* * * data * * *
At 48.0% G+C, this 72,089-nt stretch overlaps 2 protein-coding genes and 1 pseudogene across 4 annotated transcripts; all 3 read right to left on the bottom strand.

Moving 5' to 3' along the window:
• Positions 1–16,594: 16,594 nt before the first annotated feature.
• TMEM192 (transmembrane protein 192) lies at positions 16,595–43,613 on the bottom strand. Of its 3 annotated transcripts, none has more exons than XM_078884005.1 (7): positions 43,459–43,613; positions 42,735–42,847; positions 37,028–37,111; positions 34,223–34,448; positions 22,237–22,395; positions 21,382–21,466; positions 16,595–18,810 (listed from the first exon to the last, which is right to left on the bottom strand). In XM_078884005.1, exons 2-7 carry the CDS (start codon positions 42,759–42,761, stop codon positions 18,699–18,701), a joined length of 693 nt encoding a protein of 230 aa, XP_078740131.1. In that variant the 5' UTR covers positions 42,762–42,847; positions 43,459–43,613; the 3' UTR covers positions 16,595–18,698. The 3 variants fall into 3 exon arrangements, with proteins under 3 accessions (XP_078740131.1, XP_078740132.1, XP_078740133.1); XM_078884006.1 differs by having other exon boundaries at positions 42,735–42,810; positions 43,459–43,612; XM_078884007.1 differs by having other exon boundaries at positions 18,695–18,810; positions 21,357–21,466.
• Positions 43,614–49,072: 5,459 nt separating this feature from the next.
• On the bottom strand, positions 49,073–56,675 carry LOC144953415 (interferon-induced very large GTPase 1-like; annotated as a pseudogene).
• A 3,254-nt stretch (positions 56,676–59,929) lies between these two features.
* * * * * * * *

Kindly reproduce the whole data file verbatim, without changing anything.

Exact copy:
At 48.0% G+C, this 72,089-nt stretch overlaps 2 protein-coding genes and 1 pseudogene across 4 annotated transcripts; all 3 read right to left on the bottom strand.

Moving 5' to 3' along the window:
• Positions 1–16,594: 16,594 nt before the first annotated feature.
• TMEM192 (transmembrane protein 192) lies at positions 16,595–43,613 on the bottom strand. Of its 3 annotated transcripts, none has more exons than XM_078884005.1 (7): positions 43,459–43,613; positions 42,735–42,847; positions 37,028–37,111; positions 34,223–34,448; positions 22,237–22,395; positions 21,382–21,466; positions 16,595–18,810 (listed from the first exon to the last, which is right to left on the bottom strand). In XM_078884005.1, exons 2-7 carry the CDS (start codon positions 42,759–42,761, stop codon positions 18,699–18,701), a joined length of 693 nt encoding a protein of 230 aa, XP_078740131.1. In that variant the 5' UTR covers positions 42,762–42,847; positions 43,459–43,613; the 3' UTR covers positions 16,595–18,698. The 3 variants fall into 3 exon arrangements, with proteins under 3 accessions (XP_078740131.1, XP_078740132.1, XP_078740133.1); XM_078884006.1 differs by having other exon boundaries at positions 42,735–42,810; positions 43,459–43,612; XM_078884007.1 differs by having other exon boundaries at positions 18,695–18,810; positions 21,357–21,466.
• Positions 43,614–49,072: 5,459 nt separating this feature from the next.
• On the bottom strand, positions 49,073–56,675 carry LOC144953415 (interferon-induced very large GTPase 1-like; annotated as a pseudogene).
• A 3,254-nt stretch (positions 56,676–59,929) lies between these two features.